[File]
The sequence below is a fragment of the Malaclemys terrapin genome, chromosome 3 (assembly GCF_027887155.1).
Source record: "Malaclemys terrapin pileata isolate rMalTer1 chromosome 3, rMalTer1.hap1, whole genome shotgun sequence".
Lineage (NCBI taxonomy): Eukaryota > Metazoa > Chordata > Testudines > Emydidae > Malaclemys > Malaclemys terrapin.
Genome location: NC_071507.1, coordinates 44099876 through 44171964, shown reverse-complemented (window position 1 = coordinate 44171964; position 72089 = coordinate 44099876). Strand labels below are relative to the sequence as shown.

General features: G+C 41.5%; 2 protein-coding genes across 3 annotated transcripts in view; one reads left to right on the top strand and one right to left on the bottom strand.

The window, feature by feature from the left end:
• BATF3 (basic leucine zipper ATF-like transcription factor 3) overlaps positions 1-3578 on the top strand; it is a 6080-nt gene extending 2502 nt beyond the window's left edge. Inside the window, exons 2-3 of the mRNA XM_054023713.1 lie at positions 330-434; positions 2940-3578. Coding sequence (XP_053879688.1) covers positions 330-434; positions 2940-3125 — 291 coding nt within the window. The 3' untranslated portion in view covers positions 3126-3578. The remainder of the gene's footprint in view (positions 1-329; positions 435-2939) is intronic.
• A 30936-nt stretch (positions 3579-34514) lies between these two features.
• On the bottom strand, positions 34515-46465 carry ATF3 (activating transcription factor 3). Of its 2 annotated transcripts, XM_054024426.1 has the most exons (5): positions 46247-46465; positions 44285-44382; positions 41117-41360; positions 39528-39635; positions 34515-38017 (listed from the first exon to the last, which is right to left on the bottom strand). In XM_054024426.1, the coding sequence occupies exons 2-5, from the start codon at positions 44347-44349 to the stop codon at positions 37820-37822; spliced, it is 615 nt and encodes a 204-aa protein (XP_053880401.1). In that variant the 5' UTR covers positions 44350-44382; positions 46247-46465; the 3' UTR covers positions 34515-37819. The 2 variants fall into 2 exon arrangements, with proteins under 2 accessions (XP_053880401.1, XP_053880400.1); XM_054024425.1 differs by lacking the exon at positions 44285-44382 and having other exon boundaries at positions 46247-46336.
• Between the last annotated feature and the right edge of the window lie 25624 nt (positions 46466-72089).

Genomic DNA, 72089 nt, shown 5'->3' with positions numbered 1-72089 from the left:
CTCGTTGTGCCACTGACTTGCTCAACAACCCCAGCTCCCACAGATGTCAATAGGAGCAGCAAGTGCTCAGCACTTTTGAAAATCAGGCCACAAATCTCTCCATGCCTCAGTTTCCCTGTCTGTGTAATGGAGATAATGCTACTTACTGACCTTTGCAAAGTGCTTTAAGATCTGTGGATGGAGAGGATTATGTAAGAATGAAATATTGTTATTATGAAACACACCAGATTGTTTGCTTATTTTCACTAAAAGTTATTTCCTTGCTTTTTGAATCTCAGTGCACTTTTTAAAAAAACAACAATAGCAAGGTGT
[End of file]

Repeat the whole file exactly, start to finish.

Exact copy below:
The sequence below is a fragment of the Malaclemys terrapin genome, chromosome 3 (assembly GCF_027887155.1).
Source record: "Malaclemys terrapin pileata isolate rMalTer1 chromosome 3, rMalTer1.hap1, whole genome shotgun sequence".
Lineage (NCBI taxonomy): Eukaryota > Metazoa > Chordata > Testudines > Emydidae > Malaclemys > Malaclemys terrapin.
Genome location: NC_071507.1, coordinates 44099876 through 44171964, shown reverse-complemented (window position 1 = coordinate 44171964; position 72089 = coordinate 44099876). Strand labels below are relative to the sequence as shown.

General features: G+C 41.5%; 2 protein-coding genes across 3 annotated transcripts in view; one reads left to right on the top strand and one right to left on the bottom strand.

The window, feature by feature from the left end:
• BATF3 (basic leucine zipper ATF-like transcription factor 3) overlaps positions 1-3578 on the top strand; it is a 6080-nt gene extending 2502 nt beyond the window's left edge. Inside the window, exons 2-3 of the mRNA XM_054023713.1 lie at positions 330-434; positions 2940-3578. Coding sequence (XP_053879688.1) covers positions 330-434; positions 2940-3125 — 291 coding nt within the window. The 3' untranslated portion in view covers positions 3126-3578. The remainder of the gene's footprint in view (positions 1-329; positions 435-2939) is intronic.
• A 30936-nt stretch (positions 3579-34514) lies between these two features.
• On the bottom strand, positions 34515-46465 carry ATF3 (activating transcription factor 3). Of its 2 annotated transcripts, XM_054024426.1 has the most exons (5): positions 46247-46465; positions 44285-44382; positions 41117-41360; positions 39528-39635; positions 34515-38017 (listed from the first exon to the last, which is right to left on the bottom strand). In XM_054024426.1, the coding sequence occupies exons 2-5, from the start codon at positions 44347-44349 to the stop codon at positions 37820-37822; spliced, it is 615 nt and encodes a 204-aa protein (XP_053880401.1). In that variant the 5' UTR covers positions 44350-44382; positions 46247-46465; the 3' UTR covers positions 34515-37819. The 2 variants fall into 2 exon arrangements, with proteins under 2 accessions (XP_053880401.1, XP_053880400.1); XM_054024425.1 differs by lacking the exon at positions 44285-44382 and having other exon boundaries at positions 46247-46336.
• Between the last annotated feature and the right edge of the window lie 25624 nt (positions 46466-72089).

Genomic DNA, 72089 nt, shown 5'->3' with positions numbered 1-72089 from the left:
CTCGTTGTGCCACTGACTTGCTCAACAACCCCAGCTCCCACAGATGTCAATAGGAGCAGCAAGTGCTCAGCACTTTTGAAAATCAGGCCACAAATCTCTCCATGCCTCAGTTTCCCTGTCTGTGTAATGGAGATAATGCTACTTACTGACCTTTGCAAAGTGCTTTAAGATCTGTGGATGGAGAGGATTATGTAAGAATGAAATATTGTTATTATGAAACACACCAGATTGTTTGCTTATTTTCACTAAAAGTTATTTCCTTGCTTTTTGAATCTCAGTGCACTTTTTAAAAAAACAACAATAGCAAGGTGT